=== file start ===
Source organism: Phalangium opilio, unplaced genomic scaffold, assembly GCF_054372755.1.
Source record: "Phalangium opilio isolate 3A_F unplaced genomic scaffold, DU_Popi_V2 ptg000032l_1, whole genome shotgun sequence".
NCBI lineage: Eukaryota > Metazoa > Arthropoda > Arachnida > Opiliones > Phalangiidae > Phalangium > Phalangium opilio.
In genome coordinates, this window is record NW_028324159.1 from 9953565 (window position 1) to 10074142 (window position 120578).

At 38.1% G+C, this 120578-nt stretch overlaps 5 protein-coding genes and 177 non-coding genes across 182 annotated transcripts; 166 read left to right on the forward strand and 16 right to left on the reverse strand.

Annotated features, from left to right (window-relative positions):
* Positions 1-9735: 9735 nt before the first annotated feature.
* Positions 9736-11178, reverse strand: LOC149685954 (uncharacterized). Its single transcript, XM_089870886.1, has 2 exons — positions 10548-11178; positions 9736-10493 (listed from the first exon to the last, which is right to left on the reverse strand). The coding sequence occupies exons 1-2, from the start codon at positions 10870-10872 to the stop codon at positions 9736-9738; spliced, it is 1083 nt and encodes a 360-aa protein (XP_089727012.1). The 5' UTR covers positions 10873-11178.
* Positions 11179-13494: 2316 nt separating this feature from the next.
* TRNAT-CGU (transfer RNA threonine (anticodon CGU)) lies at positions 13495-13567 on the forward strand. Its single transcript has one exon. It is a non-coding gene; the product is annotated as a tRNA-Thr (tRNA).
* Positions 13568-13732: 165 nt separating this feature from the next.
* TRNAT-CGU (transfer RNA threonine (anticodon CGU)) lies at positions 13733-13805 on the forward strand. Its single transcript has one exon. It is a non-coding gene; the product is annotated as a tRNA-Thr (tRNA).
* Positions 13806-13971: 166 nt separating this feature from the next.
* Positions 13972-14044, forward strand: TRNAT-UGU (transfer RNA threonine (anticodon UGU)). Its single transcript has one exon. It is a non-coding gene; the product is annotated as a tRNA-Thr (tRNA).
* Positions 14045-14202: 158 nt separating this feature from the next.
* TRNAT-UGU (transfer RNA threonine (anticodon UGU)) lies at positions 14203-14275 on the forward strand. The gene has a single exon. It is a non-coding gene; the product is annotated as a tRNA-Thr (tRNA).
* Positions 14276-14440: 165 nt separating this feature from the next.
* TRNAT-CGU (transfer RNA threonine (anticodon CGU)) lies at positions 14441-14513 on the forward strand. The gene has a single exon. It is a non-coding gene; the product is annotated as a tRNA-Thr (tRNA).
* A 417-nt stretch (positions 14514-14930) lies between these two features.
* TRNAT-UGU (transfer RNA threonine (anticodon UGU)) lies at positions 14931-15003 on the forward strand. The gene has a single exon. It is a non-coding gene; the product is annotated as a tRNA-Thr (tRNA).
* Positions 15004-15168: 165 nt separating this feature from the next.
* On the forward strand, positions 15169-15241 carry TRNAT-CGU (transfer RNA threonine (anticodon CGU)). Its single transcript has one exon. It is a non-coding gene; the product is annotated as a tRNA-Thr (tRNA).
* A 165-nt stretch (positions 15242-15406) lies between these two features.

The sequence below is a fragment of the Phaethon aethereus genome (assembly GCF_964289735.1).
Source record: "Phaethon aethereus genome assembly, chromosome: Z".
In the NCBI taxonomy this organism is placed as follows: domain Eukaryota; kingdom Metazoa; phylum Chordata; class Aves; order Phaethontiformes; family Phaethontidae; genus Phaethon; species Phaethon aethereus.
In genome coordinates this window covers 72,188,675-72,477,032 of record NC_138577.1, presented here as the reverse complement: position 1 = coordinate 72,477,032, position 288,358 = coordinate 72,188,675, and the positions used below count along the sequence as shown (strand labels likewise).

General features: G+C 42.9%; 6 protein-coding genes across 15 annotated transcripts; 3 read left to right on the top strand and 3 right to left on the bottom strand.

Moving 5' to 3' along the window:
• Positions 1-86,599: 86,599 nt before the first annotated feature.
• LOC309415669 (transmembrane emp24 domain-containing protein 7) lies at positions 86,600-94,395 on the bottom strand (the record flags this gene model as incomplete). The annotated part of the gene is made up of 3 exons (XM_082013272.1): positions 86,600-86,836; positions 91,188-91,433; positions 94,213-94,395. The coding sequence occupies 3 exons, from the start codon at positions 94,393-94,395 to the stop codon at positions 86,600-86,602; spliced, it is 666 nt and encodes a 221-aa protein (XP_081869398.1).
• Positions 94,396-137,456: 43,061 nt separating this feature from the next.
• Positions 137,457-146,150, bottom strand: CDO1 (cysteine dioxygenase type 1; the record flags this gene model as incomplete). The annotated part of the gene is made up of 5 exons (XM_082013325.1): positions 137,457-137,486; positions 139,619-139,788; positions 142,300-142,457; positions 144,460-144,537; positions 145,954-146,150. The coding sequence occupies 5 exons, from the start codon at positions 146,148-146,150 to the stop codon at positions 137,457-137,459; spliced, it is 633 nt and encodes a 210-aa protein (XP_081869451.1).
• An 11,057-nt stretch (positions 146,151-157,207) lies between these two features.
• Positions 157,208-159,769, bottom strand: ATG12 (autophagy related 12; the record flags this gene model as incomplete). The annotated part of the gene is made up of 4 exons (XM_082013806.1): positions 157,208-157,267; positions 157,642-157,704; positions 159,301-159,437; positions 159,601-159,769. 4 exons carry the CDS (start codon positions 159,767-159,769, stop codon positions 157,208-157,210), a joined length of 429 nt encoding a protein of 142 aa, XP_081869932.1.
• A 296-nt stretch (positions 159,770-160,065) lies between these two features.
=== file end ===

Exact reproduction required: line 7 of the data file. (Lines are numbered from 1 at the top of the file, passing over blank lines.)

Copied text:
* Positions 1-9735: 9735 nt before the first annotated feature.